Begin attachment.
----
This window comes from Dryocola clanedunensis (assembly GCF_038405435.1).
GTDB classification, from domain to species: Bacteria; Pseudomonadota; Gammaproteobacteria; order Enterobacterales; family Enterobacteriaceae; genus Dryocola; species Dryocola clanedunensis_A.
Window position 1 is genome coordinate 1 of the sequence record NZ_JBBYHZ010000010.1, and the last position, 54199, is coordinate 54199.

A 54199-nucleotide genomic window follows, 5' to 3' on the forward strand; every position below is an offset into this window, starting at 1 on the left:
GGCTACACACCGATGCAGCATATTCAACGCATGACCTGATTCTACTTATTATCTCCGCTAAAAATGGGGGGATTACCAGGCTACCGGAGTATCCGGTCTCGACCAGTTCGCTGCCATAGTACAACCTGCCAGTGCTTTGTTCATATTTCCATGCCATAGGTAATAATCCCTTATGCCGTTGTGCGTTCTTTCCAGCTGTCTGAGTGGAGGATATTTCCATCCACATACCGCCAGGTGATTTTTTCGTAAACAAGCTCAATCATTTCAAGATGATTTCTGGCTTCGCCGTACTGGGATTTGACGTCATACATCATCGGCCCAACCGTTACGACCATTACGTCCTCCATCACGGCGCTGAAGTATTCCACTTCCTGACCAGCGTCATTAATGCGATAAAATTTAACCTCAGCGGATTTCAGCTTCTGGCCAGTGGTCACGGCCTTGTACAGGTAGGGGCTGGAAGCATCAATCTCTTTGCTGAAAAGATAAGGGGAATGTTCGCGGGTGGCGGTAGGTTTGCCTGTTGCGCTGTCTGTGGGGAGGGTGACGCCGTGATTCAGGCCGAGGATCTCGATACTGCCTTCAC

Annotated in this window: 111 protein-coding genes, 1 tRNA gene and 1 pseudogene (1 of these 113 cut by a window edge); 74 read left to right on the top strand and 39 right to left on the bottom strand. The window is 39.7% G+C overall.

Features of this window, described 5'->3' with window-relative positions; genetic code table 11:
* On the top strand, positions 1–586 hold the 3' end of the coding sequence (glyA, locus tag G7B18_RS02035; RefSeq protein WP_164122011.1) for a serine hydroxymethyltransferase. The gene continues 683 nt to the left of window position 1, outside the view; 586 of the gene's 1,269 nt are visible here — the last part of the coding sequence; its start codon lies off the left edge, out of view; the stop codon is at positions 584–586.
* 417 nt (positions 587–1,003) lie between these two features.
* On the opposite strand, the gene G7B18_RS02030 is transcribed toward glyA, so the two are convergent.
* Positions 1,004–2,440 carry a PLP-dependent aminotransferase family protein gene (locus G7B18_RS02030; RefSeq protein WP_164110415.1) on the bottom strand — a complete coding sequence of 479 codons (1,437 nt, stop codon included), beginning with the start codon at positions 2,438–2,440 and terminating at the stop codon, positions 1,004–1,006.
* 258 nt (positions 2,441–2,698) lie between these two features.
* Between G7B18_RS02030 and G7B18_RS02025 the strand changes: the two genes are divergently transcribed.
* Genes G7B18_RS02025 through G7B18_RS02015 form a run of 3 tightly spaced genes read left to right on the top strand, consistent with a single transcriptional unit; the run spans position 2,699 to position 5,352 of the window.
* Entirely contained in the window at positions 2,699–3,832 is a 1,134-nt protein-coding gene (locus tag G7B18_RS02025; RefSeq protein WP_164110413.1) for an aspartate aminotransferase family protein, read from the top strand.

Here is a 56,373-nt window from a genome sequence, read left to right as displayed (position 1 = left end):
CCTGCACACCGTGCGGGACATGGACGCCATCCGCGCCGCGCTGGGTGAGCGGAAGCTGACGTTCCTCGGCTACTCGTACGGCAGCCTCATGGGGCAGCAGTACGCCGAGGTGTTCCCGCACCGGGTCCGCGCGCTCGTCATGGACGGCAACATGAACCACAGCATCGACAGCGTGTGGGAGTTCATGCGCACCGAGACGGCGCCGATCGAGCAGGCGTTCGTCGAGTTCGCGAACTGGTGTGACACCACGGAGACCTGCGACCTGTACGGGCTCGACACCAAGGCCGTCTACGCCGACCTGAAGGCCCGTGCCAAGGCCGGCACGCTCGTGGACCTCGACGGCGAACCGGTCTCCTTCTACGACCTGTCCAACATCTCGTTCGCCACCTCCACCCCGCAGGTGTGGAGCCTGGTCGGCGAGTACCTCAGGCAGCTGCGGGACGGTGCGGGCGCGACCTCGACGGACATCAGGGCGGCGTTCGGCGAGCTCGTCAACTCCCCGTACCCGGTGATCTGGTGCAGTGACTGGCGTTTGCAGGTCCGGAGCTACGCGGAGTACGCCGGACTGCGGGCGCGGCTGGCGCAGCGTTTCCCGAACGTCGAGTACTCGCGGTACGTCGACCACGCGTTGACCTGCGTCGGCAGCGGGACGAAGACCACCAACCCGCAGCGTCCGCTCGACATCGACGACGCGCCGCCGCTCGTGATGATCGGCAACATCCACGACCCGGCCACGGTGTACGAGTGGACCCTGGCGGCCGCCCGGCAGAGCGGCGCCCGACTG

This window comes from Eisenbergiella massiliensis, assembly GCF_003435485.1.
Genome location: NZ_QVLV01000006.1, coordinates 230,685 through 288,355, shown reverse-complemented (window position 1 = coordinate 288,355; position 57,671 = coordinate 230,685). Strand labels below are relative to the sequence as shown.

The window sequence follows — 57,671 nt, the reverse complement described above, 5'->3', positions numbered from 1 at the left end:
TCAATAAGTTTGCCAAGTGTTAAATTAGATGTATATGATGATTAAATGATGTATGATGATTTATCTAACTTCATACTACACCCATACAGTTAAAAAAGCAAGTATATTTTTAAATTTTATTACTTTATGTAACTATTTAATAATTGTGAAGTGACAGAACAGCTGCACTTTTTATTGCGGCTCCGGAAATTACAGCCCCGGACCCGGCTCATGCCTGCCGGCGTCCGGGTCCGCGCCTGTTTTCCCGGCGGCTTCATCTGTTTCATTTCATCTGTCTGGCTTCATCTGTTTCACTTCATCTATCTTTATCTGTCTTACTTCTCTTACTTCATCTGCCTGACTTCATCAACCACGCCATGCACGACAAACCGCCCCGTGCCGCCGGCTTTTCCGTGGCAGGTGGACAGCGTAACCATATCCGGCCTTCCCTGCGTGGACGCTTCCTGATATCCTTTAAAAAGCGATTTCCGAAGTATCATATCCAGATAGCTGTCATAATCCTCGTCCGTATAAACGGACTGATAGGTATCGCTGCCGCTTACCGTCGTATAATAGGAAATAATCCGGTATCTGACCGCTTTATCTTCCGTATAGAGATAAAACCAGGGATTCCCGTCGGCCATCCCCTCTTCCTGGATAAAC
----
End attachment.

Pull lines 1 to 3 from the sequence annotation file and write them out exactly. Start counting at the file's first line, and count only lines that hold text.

This window comes from Dryocola clanedunensis (assembly GCF_038405435.1).
GTDB classification, from domain to species: Bacteria; Pseudomonadota; Gammaproteobacteria; order Enterobacterales; family Enterobacteriaceae; genus Dryocola; species Dryocola clanedunensis_A.
Window position 1 is genome coordinate 1 of the sequence record NZ_JBBYHZ010000010.1, and the last position, 54199, is coordinate 54199.